Walton Muyumba is a writer and critic. His essays and reviews have appeared in Oxford American, The Crisis, NPR Books, The Chicago Tribune, The Dallas Morning News, and The Los Angeles Review of Books. He’s the author of The Shadow and the Act: Black Intellectual Practice, Jazz Improvisation, and Philosophical Pragmatism (Univ. of Chicago Press, 2009). He is an associate professor of American and African Diaspora literature in the English Department at Indiana University-Bloomington. His term on the NBCC board ends in 2020.
Victoria Chang’s fourth book of poems, Barbie Chang, was published by Copper Canyon Press in 2017. The Boss (McSweeney’s) won The PEN Center USA Literary Award and a California Book Award. Other books are Salvinia Molesta and Circle. She was awarded a Guggenheim Fellowship and a Sustainable Arts Foundation Fellowship in 2017, along with the Poetry Society of America’s Alice Fay Di Castagnola Award. She is a contributing editor of Copper Nickel and a poetry editor at Tupelo Quarterly. She teaches at Antioch University’s MFA program in Los Angeles. You can find her at www.victoriachangpoet.com. Her current term on the board ends in 2021.
Charles Finch is the author of several bestselling novels, including The Last Enchantments and The Woman in the Water. He is a regular critic for the New York Times, Slate, USA Today, and the Washington Post, and received the 2017 Nona Balakian Citation for Excellence in Reviewing from the National Book Critics Circle. He lives in Los Angeles. His current term on the NBCC board ends in 2021.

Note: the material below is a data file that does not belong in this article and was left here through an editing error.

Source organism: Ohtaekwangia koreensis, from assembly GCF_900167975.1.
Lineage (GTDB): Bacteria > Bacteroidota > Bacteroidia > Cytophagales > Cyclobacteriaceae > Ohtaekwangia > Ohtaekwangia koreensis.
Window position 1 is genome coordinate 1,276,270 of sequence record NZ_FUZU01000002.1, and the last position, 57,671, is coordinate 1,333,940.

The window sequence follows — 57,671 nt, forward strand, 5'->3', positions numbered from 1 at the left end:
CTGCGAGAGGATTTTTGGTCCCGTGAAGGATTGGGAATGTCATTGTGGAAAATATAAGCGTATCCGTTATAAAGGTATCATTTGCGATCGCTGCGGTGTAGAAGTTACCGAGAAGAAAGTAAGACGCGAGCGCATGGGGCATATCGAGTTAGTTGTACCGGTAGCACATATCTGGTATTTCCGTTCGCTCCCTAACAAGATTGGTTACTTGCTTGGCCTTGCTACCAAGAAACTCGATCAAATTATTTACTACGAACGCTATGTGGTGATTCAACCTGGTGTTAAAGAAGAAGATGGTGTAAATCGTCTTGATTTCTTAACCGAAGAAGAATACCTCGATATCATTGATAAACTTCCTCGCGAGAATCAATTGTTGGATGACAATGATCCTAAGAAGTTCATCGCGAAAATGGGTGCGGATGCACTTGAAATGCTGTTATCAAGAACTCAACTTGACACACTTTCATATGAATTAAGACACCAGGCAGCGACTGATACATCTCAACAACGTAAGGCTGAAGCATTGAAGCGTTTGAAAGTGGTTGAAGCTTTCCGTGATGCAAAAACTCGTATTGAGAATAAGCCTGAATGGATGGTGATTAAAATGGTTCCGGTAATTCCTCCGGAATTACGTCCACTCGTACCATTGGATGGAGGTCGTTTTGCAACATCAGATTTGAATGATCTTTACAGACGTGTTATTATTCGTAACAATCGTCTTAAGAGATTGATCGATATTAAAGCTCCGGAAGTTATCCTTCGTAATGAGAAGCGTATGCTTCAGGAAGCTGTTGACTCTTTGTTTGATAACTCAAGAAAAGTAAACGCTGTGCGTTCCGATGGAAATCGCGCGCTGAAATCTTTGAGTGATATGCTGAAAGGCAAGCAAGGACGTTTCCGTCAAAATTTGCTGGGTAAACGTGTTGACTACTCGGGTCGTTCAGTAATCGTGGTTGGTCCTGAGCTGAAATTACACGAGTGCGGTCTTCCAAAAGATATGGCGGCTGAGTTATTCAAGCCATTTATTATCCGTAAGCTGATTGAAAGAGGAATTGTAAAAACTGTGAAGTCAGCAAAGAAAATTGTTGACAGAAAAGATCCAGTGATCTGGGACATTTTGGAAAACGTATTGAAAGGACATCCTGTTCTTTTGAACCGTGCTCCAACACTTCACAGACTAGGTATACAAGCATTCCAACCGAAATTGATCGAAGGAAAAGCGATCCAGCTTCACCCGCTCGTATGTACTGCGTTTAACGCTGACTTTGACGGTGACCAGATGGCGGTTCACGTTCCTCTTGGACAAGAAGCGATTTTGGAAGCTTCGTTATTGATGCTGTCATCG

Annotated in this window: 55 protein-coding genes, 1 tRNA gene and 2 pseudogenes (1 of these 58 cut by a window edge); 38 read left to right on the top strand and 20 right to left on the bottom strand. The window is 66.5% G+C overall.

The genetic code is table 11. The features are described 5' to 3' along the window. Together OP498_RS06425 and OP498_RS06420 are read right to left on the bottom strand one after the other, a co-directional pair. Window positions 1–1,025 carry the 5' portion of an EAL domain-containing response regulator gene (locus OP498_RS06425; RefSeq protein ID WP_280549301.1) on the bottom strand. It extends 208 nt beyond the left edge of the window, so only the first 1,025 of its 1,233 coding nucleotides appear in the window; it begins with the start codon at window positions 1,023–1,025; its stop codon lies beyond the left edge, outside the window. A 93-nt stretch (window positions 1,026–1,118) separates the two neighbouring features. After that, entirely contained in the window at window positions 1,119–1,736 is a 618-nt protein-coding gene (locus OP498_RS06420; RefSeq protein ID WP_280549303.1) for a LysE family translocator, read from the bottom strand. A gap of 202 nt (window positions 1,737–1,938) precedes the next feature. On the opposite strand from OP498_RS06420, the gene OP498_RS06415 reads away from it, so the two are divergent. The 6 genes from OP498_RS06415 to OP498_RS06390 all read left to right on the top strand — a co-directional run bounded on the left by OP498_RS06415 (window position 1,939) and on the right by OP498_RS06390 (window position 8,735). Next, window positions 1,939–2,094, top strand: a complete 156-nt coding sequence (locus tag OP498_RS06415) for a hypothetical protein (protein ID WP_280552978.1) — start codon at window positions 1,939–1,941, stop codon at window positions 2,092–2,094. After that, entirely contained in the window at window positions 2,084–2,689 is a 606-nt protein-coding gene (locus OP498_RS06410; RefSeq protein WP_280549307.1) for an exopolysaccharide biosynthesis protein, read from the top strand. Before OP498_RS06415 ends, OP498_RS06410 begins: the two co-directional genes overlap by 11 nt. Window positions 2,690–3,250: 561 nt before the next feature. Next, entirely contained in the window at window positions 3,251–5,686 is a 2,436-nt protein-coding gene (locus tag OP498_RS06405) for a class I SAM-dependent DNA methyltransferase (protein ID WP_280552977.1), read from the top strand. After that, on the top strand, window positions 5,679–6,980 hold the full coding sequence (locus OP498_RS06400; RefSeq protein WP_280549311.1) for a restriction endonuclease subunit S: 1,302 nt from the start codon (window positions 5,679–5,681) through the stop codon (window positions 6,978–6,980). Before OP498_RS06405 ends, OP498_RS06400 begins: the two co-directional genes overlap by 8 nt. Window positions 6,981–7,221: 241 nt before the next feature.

Ismail Muhammad is a writer and critic based in Oakland, California, where he’s a staff writer for the Millions, contributing editor at ZYZZYVA Literary Magazine, and Ph.D. candidate in English at U.C. Berkeley. His writing has appeared in Slate, the Paris Review, the New Republic, the Los Angeles Review of Books, and other publications. You can and find him on Twitter @trapmotives. His current term on the board ends in 2021.
Katherine A. Powers is a freelance critic and the recipient of the 2013 Nona Balakian Citation for Excellence in Reviewing. She is the editor of “Suitable Accommodations: An Autobiographical Story of Family Life: The Letters of J.F. Powers, 1942-1963” (FSG, 2013). Her term on the NBCC board ends in 2021.
Kerri Arsenault is a columnist at LitHub.com, and her work has appeared various publications including the San Francisco Chronicle, American Book Review, Kirkus, and Freeman’s. She is currently working on a book about Maine (Picador, 2019) where she is from. She received her MFA in Nonfiction Creative Writing from The New School. Literary Tweets @kerriarsenault. Her current term on the Board ends in 2021.
Gregg Barrios is a playwright, poet, and journalist. He is a 2013 USC Annenberg Getty Fellow, and serves on the board of directors of the National Book Critics Circle. He was inducted into the Texas Institute of Letters this year. He is the 2015 Fall Visiting Writer at Our Lady of the Lake University. His work has appeared in Los Angeles Times, The New York Times, Texas Observer, Texas Monthly, Film Quarterly, San Francisco Chronicle, and Andy Warhol’s Interview. He is a former book editor of the San Antonio Express-News. He has received a CTG-Mark Taper Fellowship, a Ford Foundation Grant, and a 2013 Artist Foundation Grant for his theater work. His play Ship of Fools about Texas writer Katherine Anne Porter premieres this year in San Antonio’s Overtime Theater. He is collaborating with actor and filmmaker James Franco on a book of his experimental work in poetry and film. His current term on the board ends in 2021.